The 14-year-old was walking to high school after sleeping late and missing the bus when he decided to ask a neighbor for directions.
Walker told WJBK TV that “she was like, ‘Why are you trying to break into my house?’ I was trying to explain to her that I was trying to get directions to Rochester High. And she kept yelling at me. Then the guy came downstairs, and he grabbed the gun, I saw it and started to run. And that’s when I heard the gunshot.”
After sprinting away from the house, Brennan, who was not hit, hid and broke down in tears, the outlet reported.
“I’m kind of happy that, like, I didn’t become a statistic,” Brennan told the outlet, saying his mother had told him that black boys were at risk of being shot by others.
Jeffrey Zeigler, a retired firefighter who is white, was charged with assault with intent to murder and a felony firearm charge, local news outlets reported, and his bond was set at $50,000. He faces as much as life in prison, according to a video of his arraignment.
“There’s a lot more to the story than what’s being told, and I believe that will all come out in court,” Zeigler said at the arraignment. “I was in bed yesterday morning when my wife started screaming and crying … ”
The judge interrupted Zeigler to prevent him from finishing.
The man’s wife appeared to have called 911 around 8:20 a.m. saying that her husband had chased a black male who had tried to break in, according to the Associated Press.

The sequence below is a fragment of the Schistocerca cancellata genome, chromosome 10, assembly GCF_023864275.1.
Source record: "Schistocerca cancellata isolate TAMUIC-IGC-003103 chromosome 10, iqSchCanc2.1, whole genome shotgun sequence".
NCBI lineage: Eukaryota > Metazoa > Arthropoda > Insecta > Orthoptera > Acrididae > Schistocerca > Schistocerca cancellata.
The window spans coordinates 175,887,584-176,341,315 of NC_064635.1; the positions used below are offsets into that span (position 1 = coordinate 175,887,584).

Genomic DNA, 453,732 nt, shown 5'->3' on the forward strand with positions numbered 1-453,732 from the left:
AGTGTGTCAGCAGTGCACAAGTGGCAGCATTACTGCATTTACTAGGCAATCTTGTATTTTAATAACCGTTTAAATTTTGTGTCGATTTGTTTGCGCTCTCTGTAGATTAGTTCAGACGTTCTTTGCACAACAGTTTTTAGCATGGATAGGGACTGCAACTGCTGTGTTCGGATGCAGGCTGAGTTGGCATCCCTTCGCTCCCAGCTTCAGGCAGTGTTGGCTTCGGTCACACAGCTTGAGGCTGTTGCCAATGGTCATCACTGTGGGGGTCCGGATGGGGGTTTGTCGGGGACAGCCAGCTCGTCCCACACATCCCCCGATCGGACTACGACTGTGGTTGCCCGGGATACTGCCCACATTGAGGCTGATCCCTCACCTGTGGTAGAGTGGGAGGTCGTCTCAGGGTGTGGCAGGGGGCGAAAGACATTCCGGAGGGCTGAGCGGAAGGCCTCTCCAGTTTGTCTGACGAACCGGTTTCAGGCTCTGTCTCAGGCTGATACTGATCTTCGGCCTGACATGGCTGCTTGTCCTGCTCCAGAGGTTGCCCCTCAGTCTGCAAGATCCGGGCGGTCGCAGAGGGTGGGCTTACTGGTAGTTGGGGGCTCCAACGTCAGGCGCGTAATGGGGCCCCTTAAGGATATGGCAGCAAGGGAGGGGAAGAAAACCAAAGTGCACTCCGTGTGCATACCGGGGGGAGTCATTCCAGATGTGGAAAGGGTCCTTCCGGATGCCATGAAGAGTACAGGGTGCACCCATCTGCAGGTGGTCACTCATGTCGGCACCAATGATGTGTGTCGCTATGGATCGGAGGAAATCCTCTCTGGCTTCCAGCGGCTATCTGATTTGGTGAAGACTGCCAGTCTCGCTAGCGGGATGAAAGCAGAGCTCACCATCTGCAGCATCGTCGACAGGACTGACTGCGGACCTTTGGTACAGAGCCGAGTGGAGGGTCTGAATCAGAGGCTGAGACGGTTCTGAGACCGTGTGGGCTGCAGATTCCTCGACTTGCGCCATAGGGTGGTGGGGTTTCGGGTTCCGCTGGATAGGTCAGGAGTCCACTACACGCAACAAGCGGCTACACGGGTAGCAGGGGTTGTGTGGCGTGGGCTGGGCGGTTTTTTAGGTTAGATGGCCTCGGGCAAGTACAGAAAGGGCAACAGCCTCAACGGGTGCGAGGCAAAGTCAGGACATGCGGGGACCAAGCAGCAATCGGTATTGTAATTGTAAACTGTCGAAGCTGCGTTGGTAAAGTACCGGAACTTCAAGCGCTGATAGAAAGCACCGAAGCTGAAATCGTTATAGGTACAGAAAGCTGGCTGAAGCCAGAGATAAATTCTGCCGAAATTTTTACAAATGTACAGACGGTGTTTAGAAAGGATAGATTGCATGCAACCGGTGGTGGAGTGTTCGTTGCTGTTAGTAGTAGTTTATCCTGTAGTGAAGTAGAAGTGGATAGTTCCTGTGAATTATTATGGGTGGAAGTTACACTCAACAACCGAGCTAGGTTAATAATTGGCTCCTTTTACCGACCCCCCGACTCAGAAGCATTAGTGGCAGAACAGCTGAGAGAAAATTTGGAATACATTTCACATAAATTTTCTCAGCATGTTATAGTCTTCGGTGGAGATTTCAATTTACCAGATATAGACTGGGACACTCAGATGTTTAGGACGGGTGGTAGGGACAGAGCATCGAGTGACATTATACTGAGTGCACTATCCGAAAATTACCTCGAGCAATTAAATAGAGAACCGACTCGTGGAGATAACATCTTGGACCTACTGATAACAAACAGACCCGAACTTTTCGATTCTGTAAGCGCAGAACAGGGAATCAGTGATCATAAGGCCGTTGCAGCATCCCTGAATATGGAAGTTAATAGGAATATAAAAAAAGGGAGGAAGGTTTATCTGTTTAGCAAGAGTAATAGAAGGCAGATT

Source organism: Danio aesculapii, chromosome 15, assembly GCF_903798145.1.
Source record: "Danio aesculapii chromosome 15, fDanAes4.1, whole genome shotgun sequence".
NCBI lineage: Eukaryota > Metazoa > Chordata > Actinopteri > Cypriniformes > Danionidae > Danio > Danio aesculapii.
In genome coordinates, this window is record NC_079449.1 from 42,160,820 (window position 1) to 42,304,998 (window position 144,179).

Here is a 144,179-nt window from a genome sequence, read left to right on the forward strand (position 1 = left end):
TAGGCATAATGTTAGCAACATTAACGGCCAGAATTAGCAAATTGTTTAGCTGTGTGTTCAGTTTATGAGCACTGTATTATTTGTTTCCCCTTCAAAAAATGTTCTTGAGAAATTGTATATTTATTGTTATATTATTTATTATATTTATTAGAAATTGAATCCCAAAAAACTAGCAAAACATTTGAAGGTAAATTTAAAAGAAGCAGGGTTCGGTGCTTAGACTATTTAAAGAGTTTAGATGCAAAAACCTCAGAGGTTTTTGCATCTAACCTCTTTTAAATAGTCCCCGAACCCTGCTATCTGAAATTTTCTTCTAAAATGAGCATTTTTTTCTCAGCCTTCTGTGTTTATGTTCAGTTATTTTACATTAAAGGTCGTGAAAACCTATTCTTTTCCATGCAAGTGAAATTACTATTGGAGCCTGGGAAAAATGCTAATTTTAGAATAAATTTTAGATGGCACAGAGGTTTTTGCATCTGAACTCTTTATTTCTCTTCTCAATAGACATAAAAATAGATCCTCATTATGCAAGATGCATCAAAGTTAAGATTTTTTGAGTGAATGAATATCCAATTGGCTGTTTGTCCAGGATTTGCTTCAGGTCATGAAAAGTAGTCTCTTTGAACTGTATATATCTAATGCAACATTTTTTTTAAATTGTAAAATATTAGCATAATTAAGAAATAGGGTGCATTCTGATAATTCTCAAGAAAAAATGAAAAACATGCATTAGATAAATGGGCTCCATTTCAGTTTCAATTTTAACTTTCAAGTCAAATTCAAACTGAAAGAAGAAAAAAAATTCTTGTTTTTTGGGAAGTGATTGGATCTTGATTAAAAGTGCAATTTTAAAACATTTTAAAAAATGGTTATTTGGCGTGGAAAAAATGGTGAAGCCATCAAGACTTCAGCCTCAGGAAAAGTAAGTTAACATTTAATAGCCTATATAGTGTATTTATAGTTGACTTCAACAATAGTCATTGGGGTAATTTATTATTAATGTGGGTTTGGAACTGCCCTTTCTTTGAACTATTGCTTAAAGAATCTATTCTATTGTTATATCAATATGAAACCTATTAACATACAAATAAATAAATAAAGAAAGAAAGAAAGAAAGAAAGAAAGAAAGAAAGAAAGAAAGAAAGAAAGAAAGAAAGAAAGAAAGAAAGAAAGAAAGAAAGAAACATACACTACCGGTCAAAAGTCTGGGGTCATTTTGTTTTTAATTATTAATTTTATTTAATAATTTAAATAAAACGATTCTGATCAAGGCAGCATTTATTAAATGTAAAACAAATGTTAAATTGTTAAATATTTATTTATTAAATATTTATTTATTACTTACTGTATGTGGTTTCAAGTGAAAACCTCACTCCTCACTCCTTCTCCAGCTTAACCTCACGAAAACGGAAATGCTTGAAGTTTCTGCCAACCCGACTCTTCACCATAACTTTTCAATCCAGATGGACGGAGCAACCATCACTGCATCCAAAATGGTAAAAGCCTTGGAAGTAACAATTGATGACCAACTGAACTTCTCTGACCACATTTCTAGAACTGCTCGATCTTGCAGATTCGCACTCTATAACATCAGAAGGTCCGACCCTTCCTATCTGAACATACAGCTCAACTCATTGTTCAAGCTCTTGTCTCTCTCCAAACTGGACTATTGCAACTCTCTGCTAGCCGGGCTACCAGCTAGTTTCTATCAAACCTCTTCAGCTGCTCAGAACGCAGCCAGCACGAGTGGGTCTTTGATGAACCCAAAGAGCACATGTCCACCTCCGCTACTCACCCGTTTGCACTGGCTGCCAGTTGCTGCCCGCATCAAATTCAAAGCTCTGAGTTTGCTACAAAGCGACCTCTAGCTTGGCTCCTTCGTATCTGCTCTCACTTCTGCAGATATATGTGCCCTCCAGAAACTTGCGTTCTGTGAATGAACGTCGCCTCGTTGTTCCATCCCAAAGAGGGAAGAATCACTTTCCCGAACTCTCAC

“It is just absurd that this happened,” Oakland County Sheriff Michael Bouchard told WJBK. “I feel terrible for the young man; I feel terrible for the mom and the anxiety that they had to go through. We are going to ask for every charge permissible for this guy who stepped up and fired a shotgun because someone knocked on his door.”
Brennan’s mother, Lisa Wright, told the outlet that she had heard that the man missed only because he forgot to take the gun’s safety off.
She said police showed her surveillance video of the episode taken from a camera installed at the home where the incident happened.
“One of the things that stands out, that probably angers me the most is, while I was watching the tape, you can hear the wife say, ‘Why did these people choose my house?’ ” Wright said. “Who are ‘these people?’ And that set me off. I didn’t want to believe it was what it appeared to look like. When I heard her say that, it was like, but it is.”
Rochester Hills Mayor Bryan Barnett said in a statement that he was “personally sickened by the initial reports and they suggest behavior completely unacceptable and inconsistent with the character and values of our community.”
The situation is similar to another that took place in Michigan, in Dearborn Heights, where a white man shot a 19-year-old black woman after she knocked on his door after crashing her car nearby. That man, Theodore Wafer, was convicted of second-degree murder and sentenced to a minimum of 17 years in prison in 2014.
“We should not have to live in a society where we have to fend for ourselves,” Wright said. “If I have a question, I should be able to turn to my village and knock on a door and ask a question. I shouldn’t be fearful of a child, let alone a skin tone.”